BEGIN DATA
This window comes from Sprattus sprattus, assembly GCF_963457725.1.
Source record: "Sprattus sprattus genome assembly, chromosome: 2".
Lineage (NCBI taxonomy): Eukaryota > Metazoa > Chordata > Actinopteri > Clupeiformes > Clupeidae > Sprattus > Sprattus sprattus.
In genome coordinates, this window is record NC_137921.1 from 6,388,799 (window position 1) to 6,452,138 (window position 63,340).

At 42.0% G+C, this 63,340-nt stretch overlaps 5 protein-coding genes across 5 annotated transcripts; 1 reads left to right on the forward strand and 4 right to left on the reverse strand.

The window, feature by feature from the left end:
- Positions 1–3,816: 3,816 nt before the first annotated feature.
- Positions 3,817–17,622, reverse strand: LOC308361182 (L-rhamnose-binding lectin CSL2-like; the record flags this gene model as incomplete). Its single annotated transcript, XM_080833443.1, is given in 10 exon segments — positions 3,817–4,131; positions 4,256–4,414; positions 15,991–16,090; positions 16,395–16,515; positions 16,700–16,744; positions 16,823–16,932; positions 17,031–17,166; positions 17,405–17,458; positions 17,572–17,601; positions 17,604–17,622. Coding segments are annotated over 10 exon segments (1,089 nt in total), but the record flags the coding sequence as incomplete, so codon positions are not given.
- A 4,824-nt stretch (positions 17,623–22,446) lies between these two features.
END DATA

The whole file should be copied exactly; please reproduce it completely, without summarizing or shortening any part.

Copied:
This window comes from Sprattus sprattus, assembly GCF_963457725.1.
Source record: "Sprattus sprattus genome assembly, chromosome: 2".
Lineage (NCBI taxonomy): Eukaryota > Metazoa > Chordata > Actinopteri > Clupeiformes > Clupeidae > Sprattus > Sprattus sprattus.
In genome coordinates, this window is record NC_137921.1 from 6,388,799 (window position 1) to 6,452,138 (window position 63,340).

At 42.0% G+C, this 63,340-nt stretch overlaps 5 protein-coding genes across 5 annotated transcripts; 1 reads left to right on the forward strand and 4 right to left on the reverse strand.

The window, feature by feature from the left end:
- Positions 1–3,816: 3,816 nt before the first annotated feature.
- Positions 3,817–17,622, reverse strand: LOC308361182 (L-rhamnose-binding lectin CSL2-like; the record flags this gene model as incomplete). Its single annotated transcript, XM_080833443.1, is given in 10 exon segments — positions 3,817–4,131; positions 4,256–4,414; positions 15,991–16,090; positions 16,395–16,515; positions 16,700–16,744; positions 16,823–16,932; positions 17,031–17,166; positions 17,405–17,458; positions 17,572–17,601; positions 17,604–17,622. Coding segments are annotated over 10 exon segments (1,089 nt in total), but the record flags the coding sequence as incomplete, so codon positions are not given.
- A 4,824-nt stretch (positions 17,623–22,446) lies between these two features.